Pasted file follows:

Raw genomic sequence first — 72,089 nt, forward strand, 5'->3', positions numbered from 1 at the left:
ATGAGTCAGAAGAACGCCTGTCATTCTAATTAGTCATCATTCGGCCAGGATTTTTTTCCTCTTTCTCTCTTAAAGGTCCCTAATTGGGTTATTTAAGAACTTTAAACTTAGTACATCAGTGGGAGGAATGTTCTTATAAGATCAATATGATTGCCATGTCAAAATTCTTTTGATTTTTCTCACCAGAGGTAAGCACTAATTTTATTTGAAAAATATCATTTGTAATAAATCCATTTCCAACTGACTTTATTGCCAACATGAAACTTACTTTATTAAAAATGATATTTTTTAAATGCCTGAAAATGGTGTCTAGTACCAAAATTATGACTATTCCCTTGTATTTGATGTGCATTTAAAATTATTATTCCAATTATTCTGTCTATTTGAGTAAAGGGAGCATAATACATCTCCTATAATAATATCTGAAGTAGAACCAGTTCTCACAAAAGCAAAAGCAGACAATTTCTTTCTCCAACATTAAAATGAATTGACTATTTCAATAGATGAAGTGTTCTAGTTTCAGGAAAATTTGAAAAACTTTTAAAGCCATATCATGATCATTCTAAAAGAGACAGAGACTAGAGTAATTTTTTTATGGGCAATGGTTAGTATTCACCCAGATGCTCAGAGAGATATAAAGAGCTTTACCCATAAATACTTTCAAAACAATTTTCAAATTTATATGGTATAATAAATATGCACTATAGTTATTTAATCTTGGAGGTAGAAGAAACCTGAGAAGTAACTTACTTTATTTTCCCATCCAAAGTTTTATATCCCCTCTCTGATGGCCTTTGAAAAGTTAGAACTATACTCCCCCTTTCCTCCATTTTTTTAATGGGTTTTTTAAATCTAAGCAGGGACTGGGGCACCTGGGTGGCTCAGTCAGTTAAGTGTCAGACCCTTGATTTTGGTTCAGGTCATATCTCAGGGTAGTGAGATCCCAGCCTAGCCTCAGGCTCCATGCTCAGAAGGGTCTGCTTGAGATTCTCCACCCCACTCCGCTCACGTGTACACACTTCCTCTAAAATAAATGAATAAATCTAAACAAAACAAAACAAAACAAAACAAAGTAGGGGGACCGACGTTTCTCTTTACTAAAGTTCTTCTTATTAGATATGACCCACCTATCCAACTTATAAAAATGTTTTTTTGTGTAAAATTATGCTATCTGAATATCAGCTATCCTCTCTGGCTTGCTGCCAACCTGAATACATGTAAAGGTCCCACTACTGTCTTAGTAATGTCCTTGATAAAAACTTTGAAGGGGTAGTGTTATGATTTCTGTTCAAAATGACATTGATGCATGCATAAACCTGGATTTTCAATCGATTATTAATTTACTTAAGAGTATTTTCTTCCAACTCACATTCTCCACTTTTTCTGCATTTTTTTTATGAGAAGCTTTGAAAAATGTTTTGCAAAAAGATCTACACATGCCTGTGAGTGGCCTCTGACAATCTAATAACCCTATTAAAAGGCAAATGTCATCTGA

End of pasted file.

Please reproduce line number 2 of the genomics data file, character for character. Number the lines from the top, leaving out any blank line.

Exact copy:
ATGAGTCAGAAGAACGCCTGTCATTCTAATTAGTCATCATTCGGCCAGGATTTTTTTCCTCTTTCTCTCTTAAAGGTCCCTAATTGGGTTATTTAAGAACTTTAAACTTAGTACATCAGTGGGAGGAATGTTCTTATAAGATCAATATGATTGCCATGTCAAAATTCTTTTGATTTTTCTCACCAGAGGTAAGCACTAATTTTATTTGAAAAATATCATTTGTAATAAATCCATTTCCAACTGACTTTATTGCCAACATGAAACTTACTTTATTAAAAATGATATTTTTTAAATGCCTGAAAATGGTGTCTAGTACCAAAATTATGACTATTCCCTTGTATTTGATGTGCATTTAAAATTATTATTCCAATTATTCTGTCTATTTGAGTAAAGGGAGCATAATACATCTCCTATAATAATATCTGAAGTAGAACCAGTTCTCACAAAAGCAAAAGCAGACAATTTCTTTCTCCAACATTAAAATGAATTGACTATTTCAATAGATGAAGTGTTCTAGTTTCAGGAAAATTTGAAAAACTTTTAAAGCCATATCATGATCATTCTAAAAGAGACAGAGACTAGAGTAATTTTTTTATGGGCAATGGTTAGTATTCACCCAGATGCTCAGAGAGATATAAAGAGCTTTACCCATAAATACTTTCAAAACAATTTTCAAATTTATATGGTATAATAAATATGCACTATAGTTATTTAATCTTGGAGGTAGAAGAAACCTGAGAAGTAACTTACTTTATTTTCCCATCCAAAGTTTTATATCCCCTCTCTGATGGCCTTTGAAAAGTTAGAACTATACTCCCCCTTTCCTCCATTTTTTTAATGGGTTTTTTAAATCTAAGCAGGGACTGGGGCACCTGGGTGGCTCAGTCAGTTAAGTGTCAGACCCTTGATTTTGGTTCAGGTCATATCTCAGGGTAGTGAGATCCCAGCCTAGCCTCAGGCTCCATGCTCAGAAGGGTCTGCTTGAGATTCTCCACCCCACTCCGCTCACGTGTACACACTTCCTCTAAAATAAATGAATAAATCTAAACAAAACAAAACAAAACAAAACAAAGTAGGGGGACCGACGTTTCTCTTTACTAAAGTTCTTCTTATTAGATATGACCCACCTATCCAACTTATAAAAATGTTTTTTTGTGTAAAATTATGCTATCTGAATATCAGCTATCCTCTCTGGCTTGCTGCCAACCTGAATACATGTAAAGGTCCCACTACTGTCTTAGTAATGTCCTTGATAAAAACTTTGAAGGGGTAGTGTTATGATTTCTGTTCAAAATGACATTGATGCATGCATAAACCTGGATTTTCAATCGATTATTAATTTACTTAAGAGTATTTTCTTCCAACTCACATTCTCCACTTTTTCTGCATTTTTTTTATGAGAAGCTTTGAAAAATGTTTTGCAAAAAGATCTACACATGCCTGTGAGTGGCCTCTGACAATCTAATAACCCTATTAAAAGGCAAATGTCATCTGA